Sunday, July 24, 2016

Some thoughts on delegation

Recently, I was being pretty nosy about a project that I was not directly involved in.  I was being nosy because I was genuinely curious about a particular aspect of their project.  After a lengthy chat about this particular aspect, one of the project team members sent me an email detailing what he had found and the options that were available.  After a couple of days, I met with the team again.  It turns out, this person was waiting for my input before proceeding.  This was totally a delegation fail, and got me thinking a lot about how delegation works in the real world.

First some theory.

According to this post there are 7 levels of delegation. 
  1. Tell:  You will do what I tell you to do
  2. Sell:  You will buy what I want you to buy (but it will be your choice)
  3. Consult:  I will ask you your opinion, wait for it, and then probably ignore you anyways
  4. Agree:  We will talk endlessly for hours until we agree
  5. Advise:  I will bestow my wisdom upon you
  6. Inquire: I will ask some questions about the decision you made
  7. Delegate: I will make you responsible
 The idea is that these levels work in both ways when considered from the different view points.  Further, these delegation terms are only to be used on key decision areas, rather than particular tasks.

Delegation happens more than we think

Most of the books/articles I have read on delegation describe this task as a concrete one.  Everyone knows we are doing "delegation" here because it has been explicitly stated at the outset of the conversation

I'd argue that, based on the theory above, almost every conversation we have with other people involves some form of delegation.  If my boss asks for my opinion on a particular area of the business, am I not in the advisory state?  Is this not some form of "micro" delegation?  If I am asking questions of another project team, to better understand decisions that are being made, am I not inquiring, and expecting the other team to sell?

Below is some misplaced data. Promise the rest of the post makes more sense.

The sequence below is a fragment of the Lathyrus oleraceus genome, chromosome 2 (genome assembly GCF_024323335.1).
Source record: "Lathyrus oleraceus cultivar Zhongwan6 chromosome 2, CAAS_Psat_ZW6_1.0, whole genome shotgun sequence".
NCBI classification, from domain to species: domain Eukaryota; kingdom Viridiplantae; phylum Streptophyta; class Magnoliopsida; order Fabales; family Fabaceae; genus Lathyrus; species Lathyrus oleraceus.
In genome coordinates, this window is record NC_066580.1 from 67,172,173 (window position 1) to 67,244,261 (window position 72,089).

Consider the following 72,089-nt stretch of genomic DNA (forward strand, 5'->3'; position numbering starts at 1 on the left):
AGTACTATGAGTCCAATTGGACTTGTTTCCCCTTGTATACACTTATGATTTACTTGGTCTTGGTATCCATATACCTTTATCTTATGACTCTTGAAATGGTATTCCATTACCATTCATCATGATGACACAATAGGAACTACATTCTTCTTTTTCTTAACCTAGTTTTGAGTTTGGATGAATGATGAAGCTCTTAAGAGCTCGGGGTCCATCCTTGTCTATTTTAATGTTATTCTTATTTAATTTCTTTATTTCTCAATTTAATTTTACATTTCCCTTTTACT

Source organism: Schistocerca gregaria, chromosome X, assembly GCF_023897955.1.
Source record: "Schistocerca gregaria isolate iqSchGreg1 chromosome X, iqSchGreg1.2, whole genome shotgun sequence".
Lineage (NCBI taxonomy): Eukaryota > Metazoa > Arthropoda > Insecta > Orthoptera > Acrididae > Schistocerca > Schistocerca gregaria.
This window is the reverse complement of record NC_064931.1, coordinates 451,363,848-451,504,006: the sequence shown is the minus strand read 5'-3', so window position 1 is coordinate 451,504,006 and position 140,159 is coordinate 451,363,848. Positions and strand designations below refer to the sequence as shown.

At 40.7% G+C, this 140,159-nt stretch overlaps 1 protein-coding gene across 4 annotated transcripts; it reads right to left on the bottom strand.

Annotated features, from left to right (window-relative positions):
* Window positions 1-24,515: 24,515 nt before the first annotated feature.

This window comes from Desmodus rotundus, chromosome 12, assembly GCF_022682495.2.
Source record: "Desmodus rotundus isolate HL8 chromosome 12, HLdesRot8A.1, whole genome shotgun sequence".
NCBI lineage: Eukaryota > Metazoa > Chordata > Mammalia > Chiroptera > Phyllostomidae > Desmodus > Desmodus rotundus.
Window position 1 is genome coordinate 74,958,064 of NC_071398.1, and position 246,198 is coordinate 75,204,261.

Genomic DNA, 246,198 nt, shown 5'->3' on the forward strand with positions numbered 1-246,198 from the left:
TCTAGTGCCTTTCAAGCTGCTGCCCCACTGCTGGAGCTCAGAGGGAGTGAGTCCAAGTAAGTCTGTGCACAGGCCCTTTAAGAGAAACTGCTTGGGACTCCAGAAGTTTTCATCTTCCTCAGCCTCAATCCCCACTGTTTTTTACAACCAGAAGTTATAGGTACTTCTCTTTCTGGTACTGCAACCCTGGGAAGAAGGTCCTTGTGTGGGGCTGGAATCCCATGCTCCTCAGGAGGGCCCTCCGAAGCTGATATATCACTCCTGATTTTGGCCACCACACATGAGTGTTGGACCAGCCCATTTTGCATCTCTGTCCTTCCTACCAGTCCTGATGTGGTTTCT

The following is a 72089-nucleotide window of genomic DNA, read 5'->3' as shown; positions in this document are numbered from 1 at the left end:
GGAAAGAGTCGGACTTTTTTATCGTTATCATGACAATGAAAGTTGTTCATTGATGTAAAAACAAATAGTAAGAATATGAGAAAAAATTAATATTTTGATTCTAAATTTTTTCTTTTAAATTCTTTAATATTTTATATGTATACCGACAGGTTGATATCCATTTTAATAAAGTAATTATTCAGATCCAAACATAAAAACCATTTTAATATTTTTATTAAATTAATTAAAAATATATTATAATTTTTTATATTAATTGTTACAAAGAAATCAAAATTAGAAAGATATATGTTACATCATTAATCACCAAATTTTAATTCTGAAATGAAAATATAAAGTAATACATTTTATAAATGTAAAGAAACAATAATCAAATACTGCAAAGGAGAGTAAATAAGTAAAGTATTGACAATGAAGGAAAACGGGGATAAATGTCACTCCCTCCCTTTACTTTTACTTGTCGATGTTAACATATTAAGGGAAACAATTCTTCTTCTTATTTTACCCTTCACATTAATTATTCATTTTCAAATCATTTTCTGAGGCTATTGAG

While it might have been a function of my place in the corporate hierarchy, the example I provided at the start may help to prove my point.  In that example, i firmly believed i was "inquiring".  From the other view point, however, they were clearly in the "consult" level. 

I think that this model of delegation could be applied to more than just the traditional situations.  For example
  • Conversations between spouses / kids
  • Conversations between co-works
  • Conversations with sales professionals
In any event, being explicit about the level of response you are looking for in a conversation could go a long way.  In the example above, I should have been explicit that I was simply inquiring.  I want to understand why decisions were being made, not insert myself in the decision making process.

 The delegation process involves more than one state

I would say that delegation can't be seen in black and white terms.  When making a decision, people will often use multiple states depending on where they are in their own though process.

I'd say the most common one would work something like this

Consult --> Sell --> Tell

For example, my boss may consult me on a particular decision.  After consulting and coming up with a decision, they would probably try and sell it.  Failing the sale, the boss would probably just dictate the direction.  

While I think that I am violating the core principles outlined in the source article, I ultimately think that this is what happens in practice.  It might be a function of the hats that everyone wears.  

For example, let's say that a boss wants to "delegate" a particular decision.  They may do that, but then immediately enter into the "advise" state as a mentor.

The point I am trying to make is that while an overall task/situation/key decision area may be subject to a particular delegation state, individual interactions during that process may be subject to different delegation states.

 Delegation is an art, not a science

In his book, Management 3.0 the author provides a checklist for use in the delegation of tasks.  The checklist is a handy way of making sure that the delegation task is explicit, and that the person you are delegating to has the right level of authority to make an actual decision.  

I think that in practice, how delegation happens (and the degree to which it does) depends on the pair of actors involved.  

Ultimately, delegation combines many aspects together such as
  • Maturity of the team
  • Level of empowerment granted
  • Competence of everyone involved
  • Constraints on the decision being made
Coming up with a strategy that works for the team and the different members of that team is probably pretty difficult.  I'd ultimately err on the side of being more explicit than implicit.  Team that have worked together for a while may find that they are more implicit (regardless of if it works better or not).